Activists have long pushed for clinical trials that combine two new drugs for people who have no active agents, and one company, Tibotec, has recently begun the first such trials, of a protease inhibitor, darunavir (TMC 114), and an NNRTI, etravirine (TMC 125).
The DUET studies allow patients to take both of these drugs, although people will be randomized to receive etravirine or placebo. So there still is a 50% chance of receiving virtual monotherapy if you have no other active drugs available. (People randomized to receive only darunavir can add etravirine after 6 months if their viral load is not controlled.)
If your genotype test shows that your HIV is resistant to most approved anti-HIV drugs and you and your health care provider feel you must change your regimen, here are some options. (Not everyone who is resistant to their meds needs to switch; there may be good reasons not to.)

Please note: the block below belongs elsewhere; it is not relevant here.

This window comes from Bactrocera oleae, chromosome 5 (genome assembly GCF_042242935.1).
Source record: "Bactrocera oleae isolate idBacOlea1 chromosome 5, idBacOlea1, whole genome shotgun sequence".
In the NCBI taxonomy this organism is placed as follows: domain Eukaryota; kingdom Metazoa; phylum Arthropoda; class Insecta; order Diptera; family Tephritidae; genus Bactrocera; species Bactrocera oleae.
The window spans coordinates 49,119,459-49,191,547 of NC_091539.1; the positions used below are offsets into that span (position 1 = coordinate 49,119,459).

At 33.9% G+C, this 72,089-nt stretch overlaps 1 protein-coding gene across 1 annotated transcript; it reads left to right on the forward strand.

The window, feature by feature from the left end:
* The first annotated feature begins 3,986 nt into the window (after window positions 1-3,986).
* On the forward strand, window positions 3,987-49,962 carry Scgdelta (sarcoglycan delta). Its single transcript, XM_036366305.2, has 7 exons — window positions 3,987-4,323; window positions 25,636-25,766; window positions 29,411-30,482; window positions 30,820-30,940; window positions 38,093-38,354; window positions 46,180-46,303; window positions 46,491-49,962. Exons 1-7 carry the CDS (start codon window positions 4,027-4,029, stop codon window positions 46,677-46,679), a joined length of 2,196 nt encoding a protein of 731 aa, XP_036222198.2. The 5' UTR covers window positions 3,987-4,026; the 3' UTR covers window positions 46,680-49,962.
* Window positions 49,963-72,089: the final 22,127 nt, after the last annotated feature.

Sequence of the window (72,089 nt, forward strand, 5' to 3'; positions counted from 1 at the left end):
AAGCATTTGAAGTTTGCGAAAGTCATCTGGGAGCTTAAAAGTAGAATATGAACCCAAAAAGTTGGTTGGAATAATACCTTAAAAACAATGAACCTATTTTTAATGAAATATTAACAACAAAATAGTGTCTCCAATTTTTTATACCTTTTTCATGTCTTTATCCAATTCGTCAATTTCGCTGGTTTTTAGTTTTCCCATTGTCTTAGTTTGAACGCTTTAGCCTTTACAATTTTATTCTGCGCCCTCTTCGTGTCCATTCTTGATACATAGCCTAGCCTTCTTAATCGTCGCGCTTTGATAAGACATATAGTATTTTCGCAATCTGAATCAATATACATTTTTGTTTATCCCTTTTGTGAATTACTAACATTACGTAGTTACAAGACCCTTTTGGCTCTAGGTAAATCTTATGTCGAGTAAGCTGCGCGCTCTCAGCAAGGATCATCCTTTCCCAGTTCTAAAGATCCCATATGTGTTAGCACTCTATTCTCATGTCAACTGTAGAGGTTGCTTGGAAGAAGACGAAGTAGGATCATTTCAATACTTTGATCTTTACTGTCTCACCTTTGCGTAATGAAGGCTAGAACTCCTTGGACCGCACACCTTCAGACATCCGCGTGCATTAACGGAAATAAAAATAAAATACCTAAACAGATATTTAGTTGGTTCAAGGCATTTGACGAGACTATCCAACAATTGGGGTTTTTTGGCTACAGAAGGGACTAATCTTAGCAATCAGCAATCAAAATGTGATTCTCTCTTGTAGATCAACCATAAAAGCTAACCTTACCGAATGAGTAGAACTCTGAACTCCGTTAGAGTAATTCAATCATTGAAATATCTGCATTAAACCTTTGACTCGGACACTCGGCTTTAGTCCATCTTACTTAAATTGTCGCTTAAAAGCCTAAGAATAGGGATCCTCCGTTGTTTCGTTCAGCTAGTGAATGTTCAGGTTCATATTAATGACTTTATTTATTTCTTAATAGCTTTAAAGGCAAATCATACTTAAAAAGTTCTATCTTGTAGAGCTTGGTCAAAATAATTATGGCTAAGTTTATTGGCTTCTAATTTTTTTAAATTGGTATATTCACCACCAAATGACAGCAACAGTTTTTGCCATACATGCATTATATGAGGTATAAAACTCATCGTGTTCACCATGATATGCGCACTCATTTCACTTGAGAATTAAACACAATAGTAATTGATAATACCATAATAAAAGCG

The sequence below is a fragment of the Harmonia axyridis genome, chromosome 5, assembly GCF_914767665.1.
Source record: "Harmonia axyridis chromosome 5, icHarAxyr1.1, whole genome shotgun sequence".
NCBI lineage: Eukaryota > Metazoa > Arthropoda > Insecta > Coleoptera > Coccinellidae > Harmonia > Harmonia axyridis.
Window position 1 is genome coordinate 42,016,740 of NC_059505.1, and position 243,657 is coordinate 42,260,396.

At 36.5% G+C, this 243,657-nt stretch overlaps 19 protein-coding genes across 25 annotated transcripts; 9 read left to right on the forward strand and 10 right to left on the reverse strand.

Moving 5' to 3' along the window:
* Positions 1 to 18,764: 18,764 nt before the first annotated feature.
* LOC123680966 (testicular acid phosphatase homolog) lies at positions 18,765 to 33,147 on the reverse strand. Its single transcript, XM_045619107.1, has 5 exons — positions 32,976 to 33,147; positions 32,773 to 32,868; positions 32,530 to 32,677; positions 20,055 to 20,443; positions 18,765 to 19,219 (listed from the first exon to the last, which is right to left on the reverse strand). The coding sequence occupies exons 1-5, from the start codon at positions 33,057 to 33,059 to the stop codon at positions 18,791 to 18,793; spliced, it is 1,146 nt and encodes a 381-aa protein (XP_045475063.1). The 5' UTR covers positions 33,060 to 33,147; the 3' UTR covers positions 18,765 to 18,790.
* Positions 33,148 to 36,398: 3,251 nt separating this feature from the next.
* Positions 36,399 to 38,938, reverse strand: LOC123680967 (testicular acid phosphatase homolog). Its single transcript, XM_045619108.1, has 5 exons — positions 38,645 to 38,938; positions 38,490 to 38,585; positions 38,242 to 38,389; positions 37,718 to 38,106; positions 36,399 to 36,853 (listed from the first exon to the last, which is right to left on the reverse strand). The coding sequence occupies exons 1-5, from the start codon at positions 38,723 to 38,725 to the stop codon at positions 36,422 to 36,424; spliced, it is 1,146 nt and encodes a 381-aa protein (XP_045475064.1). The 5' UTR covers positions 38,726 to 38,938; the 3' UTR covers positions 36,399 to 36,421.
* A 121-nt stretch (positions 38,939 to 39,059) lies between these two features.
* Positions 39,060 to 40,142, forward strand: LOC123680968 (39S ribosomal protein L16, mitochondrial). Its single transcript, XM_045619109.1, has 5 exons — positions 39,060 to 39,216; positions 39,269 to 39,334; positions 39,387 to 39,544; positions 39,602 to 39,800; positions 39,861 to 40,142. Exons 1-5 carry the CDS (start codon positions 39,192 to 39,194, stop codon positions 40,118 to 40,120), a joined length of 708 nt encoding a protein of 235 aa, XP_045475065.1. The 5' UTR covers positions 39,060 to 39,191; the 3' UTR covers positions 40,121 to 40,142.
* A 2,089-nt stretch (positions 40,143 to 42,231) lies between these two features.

- Get a phenotype test to find out exactly what medications you have resistance to. Your doctor may also take into consideration your treatment history to determine Fuzeon resistance and the potential for archived resistance.
- If you have at least one active drug available, talk to your doctor about the DUET studies or the darunavir Expanded Access Program (866-889-2074).
- If your CD4 count is very low (under 50, for example), and you feel you cannot risk being on virtual monotherapy by joining the DUET studies, ask your doctor to contact Tibotec at email@example.com to discuss a Single Patient IND (investigational new drug) for etravirine, along with the darunavir EAP.
- Wait for trials of experimental integrase inhibitors. Merck's trials of MK518 are open now, and Gilead's trials of GS 9137 will open soon (check trialsearch.org for details). The Merck trial provides a 33% chance to be on approved drugs only.
- Wait until darunavir gets approved (hopefully in the next few months), and MRK 518 becomes available through an expanded access program, hopefully later this year.